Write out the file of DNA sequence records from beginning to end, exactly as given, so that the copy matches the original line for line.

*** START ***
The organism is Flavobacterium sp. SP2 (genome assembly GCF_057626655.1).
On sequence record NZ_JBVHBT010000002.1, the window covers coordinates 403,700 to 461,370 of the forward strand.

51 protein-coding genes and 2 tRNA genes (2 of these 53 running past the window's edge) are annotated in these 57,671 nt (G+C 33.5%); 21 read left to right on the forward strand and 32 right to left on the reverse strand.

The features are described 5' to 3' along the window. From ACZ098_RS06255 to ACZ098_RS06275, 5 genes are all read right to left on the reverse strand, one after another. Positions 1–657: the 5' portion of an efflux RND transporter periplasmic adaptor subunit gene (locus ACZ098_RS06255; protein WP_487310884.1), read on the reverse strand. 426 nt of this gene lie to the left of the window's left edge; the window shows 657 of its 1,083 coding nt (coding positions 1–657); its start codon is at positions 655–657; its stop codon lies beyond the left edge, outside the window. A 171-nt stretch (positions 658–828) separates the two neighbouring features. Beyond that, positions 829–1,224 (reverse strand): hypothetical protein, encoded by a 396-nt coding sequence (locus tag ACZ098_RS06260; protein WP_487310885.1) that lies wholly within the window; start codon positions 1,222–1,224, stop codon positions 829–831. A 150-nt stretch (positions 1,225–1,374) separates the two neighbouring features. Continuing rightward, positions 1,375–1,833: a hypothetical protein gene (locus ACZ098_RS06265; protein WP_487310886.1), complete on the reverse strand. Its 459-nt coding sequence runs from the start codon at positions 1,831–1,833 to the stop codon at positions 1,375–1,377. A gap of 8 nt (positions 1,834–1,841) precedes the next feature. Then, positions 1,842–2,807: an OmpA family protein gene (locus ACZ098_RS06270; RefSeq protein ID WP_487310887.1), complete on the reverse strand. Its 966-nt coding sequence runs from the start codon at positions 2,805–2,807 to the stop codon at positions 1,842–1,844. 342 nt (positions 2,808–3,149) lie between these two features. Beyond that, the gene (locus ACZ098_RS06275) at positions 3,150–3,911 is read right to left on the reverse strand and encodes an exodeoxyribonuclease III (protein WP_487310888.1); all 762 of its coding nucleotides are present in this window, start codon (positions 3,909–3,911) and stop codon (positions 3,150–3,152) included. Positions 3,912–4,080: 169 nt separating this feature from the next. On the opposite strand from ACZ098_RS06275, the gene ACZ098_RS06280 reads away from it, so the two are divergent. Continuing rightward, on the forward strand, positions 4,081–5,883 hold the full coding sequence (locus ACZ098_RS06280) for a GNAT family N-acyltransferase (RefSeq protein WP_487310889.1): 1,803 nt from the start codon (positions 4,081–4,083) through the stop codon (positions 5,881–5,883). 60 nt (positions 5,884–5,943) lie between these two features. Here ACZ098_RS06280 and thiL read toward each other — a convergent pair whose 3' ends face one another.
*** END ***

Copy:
The organism is Flavobacterium sp. SP2 (genome assembly GCF_057626655.1).
On sequence record NZ_JBVHBT010000002.1, the window covers coordinates 403,700 to 461,370 of the forward strand.

51 protein-coding genes and 2 tRNA genes (2 of these 53 running past the window's edge) are annotated in these 57,671 nt (G+C 33.5%); 21 read left to right on the forward strand and 32 right to left on the reverse strand.

The features are described 5' to 3' along the window. From ACZ098_RS06255 to ACZ098_RS06275, 5 genes are all read right to left on the reverse strand, one after another. Positions 1–657: the 5' portion of an efflux RND transporter periplasmic adaptor subunit gene (locus ACZ098_RS06255; protein WP_487310884.1), read on the reverse strand. 426 nt of this gene lie to the left of the window's left edge; the window shows 657 of its 1,083 coding nt (coding positions 1–657); its start codon is at positions 655–657; its stop codon lies beyond the left edge, outside the window. A 171-nt stretch (positions 658–828) separates the two neighbouring features. Beyond that, positions 829–1,224 (reverse strand): hypothetical protein, encoded by a 396-nt coding sequence (locus tag ACZ098_RS06260; protein WP_487310885.1) that lies wholly within the window; start codon positions 1,222–1,224, stop codon positions 829–831. A 150-nt stretch (positions 1,225–1,374) separates the two neighbouring features. Continuing rightward, positions 1,375–1,833: a hypothetical protein gene (locus ACZ098_RS06265; protein WP_487310886.1), complete on the reverse strand. Its 459-nt coding sequence runs from the start codon at positions 1,831–1,833 to the stop codon at positions 1,375–1,377. A gap of 8 nt (positions 1,834–1,841) precedes the next feature. Then, positions 1,842–2,807: an OmpA family protein gene (locus ACZ098_RS06270; RefSeq protein ID WP_487310887.1), complete on the reverse strand. Its 966-nt coding sequence runs from the start codon at positions 2,805–2,807 to the stop codon at positions 1,842–1,844. 342 nt (positions 2,808–3,149) lie between these two features. Beyond that, the gene (locus ACZ098_RS06275) at positions 3,150–3,911 is read right to left on the reverse strand and encodes an exodeoxyribonuclease III (protein WP_487310888.1); all 762 of its coding nucleotides are present in this window, start codon (positions 3,909–3,911) and stop codon (positions 3,150–3,152) included. Positions 3,912–4,080: 169 nt separating this feature from the next. On the opposite strand from ACZ098_RS06275, the gene ACZ098_RS06280 reads away from it, so the two are divergent. Continuing rightward, on the forward strand, positions 4,081–5,883 hold the full coding sequence (locus ACZ098_RS06280) for a GNAT family N-acyltransferase (RefSeq protein WP_487310889.1): 1,803 nt from the start codon (positions 4,081–4,083) through the stop codon (positions 5,881–5,883). 60 nt (positions 5,884–5,943) lie between these two features. Here ACZ098_RS06280 and thiL read toward each other — a convergent pair whose 3' ends face one another.